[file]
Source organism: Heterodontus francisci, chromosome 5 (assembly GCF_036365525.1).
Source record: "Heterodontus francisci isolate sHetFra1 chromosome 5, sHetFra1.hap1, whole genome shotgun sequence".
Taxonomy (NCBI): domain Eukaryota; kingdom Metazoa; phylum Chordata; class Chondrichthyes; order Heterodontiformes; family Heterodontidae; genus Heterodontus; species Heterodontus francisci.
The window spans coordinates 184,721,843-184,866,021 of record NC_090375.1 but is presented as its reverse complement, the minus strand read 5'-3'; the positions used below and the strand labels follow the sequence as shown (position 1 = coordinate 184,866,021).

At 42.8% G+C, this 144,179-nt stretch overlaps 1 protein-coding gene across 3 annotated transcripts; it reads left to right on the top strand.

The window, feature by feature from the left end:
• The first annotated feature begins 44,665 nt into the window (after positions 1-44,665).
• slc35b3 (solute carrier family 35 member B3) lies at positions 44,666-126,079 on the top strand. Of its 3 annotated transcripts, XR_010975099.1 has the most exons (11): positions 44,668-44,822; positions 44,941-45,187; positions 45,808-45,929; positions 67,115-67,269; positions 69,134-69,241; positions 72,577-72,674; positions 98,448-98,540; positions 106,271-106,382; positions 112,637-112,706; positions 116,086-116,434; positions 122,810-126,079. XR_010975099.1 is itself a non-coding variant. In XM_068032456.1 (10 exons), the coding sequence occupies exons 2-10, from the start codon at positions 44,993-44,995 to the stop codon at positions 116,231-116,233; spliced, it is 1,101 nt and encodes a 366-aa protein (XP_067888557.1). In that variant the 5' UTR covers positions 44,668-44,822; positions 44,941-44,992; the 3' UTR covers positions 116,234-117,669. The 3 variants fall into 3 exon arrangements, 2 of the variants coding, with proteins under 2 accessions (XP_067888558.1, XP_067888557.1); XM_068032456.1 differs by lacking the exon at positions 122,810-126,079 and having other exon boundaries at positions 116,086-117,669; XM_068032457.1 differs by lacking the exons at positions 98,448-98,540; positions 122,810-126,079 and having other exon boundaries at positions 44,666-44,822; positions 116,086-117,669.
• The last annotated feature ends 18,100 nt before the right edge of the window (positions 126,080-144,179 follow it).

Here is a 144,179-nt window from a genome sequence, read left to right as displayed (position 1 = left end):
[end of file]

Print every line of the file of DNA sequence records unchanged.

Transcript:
Source organism: Heterodontus francisci, chromosome 5 (assembly GCF_036365525.1).
Source record: "Heterodontus francisci isolate sHetFra1 chromosome 5, sHetFra1.hap1, whole genome shotgun sequence".
Taxonomy (NCBI): domain Eukaryota; kingdom Metazoa; phylum Chordata; class Chondrichthyes; order Heterodontiformes; family Heterodontidae; genus Heterodontus; species Heterodontus francisci.
The window spans coordinates 184,721,843-184,866,021 of record NC_090375.1 but is presented as its reverse complement, the minus strand read 5'-3'; the positions used below and the strand labels follow the sequence as shown (position 1 = coordinate 184,866,021).

At 42.8% G+C, this 144,179-nt stretch overlaps 1 protein-coding gene across 3 annotated transcripts; it reads left to right on the top strand.

The window, feature by feature from the left end:
• The first annotated feature begins 44,665 nt into the window (after positions 1-44,665).
• slc35b3 (solute carrier family 35 member B3) lies at positions 44,666-126,079 on the top strand. Of its 3 annotated transcripts, XR_010975099.1 has the most exons (11): positions 44,668-44,822; positions 44,941-45,187; positions 45,808-45,929; positions 67,115-67,269; positions 69,134-69,241; positions 72,577-72,674; positions 98,448-98,540; positions 106,271-106,382; positions 112,637-112,706; positions 116,086-116,434; positions 122,810-126,079. XR_010975099.1 is itself a non-coding variant. In XM_068032456.1 (10 exons), the coding sequence occupies exons 2-10, from the start codon at positions 44,993-44,995 to the stop codon at positions 116,231-116,233; spliced, it is 1,101 nt and encodes a 366-aa protein (XP_067888557.1). In that variant the 5' UTR covers positions 44,668-44,822; positions 44,941-44,992; the 3' UTR covers positions 116,234-117,669. The 3 variants fall into 3 exon arrangements, 2 of the variants coding, with proteins under 2 accessions (XP_067888558.1, XP_067888557.1); XM_068032456.1 differs by lacking the exon at positions 122,810-126,079 and having other exon boundaries at positions 116,086-117,669; XM_068032457.1 differs by lacking the exons at positions 98,448-98,540; positions 122,810-126,079 and having other exon boundaries at positions 44,666-44,822; positions 116,086-117,669.
• The last annotated feature ends 18,100 nt before the right edge of the window (positions 126,080-144,179 follow it).

Here is a 144,179-nt window from a genome sequence, read left to right as displayed (position 1 = left end):